Edwin N. RodgersEd Rodgers, a native of Union City, Tennessee, obtained his civil engineering education from the University of Tennessee. From 1917 until 1919 Mr. Rodgers served in the U.S. Army in France.

After returning home, for the next seven years he worked for the Tennessee Highway Department, until moving to Alabama in 1929. From 1929 to 1943 he served as County Engineer of Baldwin County, Alabama.

Mr. Rodgers along with Governor Sparks was instrumental in formulating the Farm to Market Act of 1943. As passed by the Legislature it provided for setting aside one cent of the state’s gasoline tax to be distributed equally among the 67 counties on a 50/50 matching proviso, to be used in the construction of county roads under the supervision of the Highway Department.

Due to the general increase of the nations business, a demand for the extension of the highway systems, and betterment of existing roads, another cent was added to the gasoline tax which meant a tremendous increase in highway construction from 1945 to 1955.

Mr. Rodgers assisted in the forming of The Alabama Road Builders Association in 1947. He and the membership were instrumental in implementing this new program.

In 1943 he came to Montgomery to become Assistant Highway Director.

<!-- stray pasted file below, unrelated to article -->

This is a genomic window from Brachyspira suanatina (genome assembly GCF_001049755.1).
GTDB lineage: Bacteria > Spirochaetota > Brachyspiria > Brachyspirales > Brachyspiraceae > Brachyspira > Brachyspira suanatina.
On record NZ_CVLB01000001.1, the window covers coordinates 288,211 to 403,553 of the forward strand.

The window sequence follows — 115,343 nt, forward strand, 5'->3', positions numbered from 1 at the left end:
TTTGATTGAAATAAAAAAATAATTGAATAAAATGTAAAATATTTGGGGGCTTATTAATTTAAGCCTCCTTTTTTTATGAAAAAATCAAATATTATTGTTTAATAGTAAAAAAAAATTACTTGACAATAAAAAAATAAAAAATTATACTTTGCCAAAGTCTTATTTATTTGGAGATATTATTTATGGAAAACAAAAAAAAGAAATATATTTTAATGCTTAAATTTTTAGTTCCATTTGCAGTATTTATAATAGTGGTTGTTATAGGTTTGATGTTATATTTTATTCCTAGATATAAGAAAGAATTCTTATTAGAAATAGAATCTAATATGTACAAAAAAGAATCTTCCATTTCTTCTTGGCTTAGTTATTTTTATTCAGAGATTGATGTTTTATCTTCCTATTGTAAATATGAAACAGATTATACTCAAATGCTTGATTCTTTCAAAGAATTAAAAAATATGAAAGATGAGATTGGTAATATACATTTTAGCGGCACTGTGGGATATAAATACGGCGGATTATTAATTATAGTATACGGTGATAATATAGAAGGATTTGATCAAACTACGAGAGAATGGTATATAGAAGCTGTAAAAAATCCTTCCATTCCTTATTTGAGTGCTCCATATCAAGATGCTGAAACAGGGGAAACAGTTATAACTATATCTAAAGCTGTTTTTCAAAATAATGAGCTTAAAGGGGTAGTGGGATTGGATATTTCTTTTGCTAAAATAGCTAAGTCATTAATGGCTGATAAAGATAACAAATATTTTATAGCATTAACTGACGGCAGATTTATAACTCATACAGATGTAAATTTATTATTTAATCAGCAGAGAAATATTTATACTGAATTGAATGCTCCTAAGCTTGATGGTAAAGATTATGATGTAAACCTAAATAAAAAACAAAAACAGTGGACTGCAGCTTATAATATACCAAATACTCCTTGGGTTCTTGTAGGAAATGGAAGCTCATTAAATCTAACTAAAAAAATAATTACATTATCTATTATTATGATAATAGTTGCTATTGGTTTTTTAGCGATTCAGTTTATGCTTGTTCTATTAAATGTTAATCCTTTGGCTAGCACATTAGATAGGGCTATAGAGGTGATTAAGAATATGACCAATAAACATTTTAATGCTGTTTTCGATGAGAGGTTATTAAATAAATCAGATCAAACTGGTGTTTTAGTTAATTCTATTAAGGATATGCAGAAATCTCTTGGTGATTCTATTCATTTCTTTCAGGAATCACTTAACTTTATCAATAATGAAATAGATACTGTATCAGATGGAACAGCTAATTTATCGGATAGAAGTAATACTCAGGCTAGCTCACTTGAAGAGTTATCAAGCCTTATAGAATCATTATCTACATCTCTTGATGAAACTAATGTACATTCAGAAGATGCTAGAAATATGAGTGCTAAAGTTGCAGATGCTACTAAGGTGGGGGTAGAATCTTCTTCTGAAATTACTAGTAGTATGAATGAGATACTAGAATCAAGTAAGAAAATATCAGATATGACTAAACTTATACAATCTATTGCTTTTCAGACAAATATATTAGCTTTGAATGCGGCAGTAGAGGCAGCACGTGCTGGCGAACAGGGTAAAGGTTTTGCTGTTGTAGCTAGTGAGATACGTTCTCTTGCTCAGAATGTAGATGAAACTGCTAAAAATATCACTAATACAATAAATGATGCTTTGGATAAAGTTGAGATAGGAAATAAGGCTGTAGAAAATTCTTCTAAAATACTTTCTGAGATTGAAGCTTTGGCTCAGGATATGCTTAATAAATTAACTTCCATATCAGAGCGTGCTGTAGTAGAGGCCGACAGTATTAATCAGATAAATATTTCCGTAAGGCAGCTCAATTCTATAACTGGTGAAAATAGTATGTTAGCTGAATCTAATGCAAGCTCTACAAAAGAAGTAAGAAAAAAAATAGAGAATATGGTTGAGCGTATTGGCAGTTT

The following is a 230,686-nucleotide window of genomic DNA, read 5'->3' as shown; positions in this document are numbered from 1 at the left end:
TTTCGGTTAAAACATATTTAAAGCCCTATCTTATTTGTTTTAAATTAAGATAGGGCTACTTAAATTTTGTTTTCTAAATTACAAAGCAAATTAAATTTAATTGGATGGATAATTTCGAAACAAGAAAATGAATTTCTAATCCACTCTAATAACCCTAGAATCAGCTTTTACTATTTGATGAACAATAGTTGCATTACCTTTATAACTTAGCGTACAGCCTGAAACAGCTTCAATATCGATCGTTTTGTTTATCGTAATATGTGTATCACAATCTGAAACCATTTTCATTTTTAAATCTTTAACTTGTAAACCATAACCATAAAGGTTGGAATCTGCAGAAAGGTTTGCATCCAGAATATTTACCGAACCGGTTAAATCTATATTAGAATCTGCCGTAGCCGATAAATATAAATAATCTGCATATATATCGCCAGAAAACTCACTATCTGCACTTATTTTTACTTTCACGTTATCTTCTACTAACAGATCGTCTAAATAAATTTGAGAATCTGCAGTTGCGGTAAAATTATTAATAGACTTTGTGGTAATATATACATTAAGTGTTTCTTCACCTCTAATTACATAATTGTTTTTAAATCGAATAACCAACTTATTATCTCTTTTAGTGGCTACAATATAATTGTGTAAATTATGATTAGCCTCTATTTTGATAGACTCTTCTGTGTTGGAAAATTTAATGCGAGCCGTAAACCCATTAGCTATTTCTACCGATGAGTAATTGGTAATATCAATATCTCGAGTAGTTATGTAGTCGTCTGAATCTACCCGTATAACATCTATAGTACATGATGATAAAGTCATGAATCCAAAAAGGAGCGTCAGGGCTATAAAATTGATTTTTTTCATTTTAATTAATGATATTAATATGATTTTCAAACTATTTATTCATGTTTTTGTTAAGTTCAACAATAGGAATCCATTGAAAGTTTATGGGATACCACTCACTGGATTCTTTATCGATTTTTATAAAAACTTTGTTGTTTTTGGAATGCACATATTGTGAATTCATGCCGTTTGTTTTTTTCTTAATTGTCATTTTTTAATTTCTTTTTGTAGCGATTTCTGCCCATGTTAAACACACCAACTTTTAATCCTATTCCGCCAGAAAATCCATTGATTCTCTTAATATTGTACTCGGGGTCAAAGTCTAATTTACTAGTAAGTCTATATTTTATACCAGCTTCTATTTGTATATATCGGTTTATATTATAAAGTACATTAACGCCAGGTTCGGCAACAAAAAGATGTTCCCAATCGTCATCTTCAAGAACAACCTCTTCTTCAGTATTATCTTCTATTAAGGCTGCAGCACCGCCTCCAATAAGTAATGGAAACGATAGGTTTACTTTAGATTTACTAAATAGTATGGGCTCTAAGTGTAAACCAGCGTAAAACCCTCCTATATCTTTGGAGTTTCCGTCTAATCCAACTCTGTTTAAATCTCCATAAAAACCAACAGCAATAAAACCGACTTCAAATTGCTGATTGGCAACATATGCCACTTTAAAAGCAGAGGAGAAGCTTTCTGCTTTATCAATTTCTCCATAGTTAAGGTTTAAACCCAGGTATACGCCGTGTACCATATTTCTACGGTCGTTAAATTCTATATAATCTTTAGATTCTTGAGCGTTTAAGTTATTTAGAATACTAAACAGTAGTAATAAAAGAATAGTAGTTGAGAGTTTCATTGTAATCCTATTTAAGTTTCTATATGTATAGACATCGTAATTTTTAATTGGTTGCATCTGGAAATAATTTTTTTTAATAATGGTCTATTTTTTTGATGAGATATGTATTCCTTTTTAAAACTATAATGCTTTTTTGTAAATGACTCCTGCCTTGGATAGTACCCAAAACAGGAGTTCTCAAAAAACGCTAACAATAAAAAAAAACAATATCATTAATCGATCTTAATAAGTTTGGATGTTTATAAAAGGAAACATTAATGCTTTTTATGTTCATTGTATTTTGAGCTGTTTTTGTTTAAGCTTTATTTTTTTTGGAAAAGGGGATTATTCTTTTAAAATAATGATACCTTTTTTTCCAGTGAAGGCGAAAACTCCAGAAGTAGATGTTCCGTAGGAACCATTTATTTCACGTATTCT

On June 18, 1946, Mr. Swift resigned as Highway Director to accept appointment as U.S. Senator to fill out the unexpired term of Senator Bankhead. Mr. Rodgers became the Acting Highway Director for the remainder of the administration. He promoted a “Low Cost Road Program”, which consisted in taking a worn out road and making use of existing lines, grades and whatever base material remained, to establish its original dimensions, correct deficiencies and apply a surface treatment.

Considerable mileage was reclaimed in this manner.

In 1947, after the completion of the Sparks administration, he became Engineer-Manager and the editor of the magazine for the Alabama Road Builders Association.

He reorganized and incorporated the small organization and made it an important part of road building in Alabama.

In 1962, Rodgers resigned from his position with the association to serve a second time as Highway Director, this time under the Wallace administration. Rodgers returned to the Association in 1964 as a consultant and remained there until his retirement in 1972.

Mr. Ed Rodgers, contractor, county engineer, Highway Director and Association Manager died February 19, 1983 at the age of 87.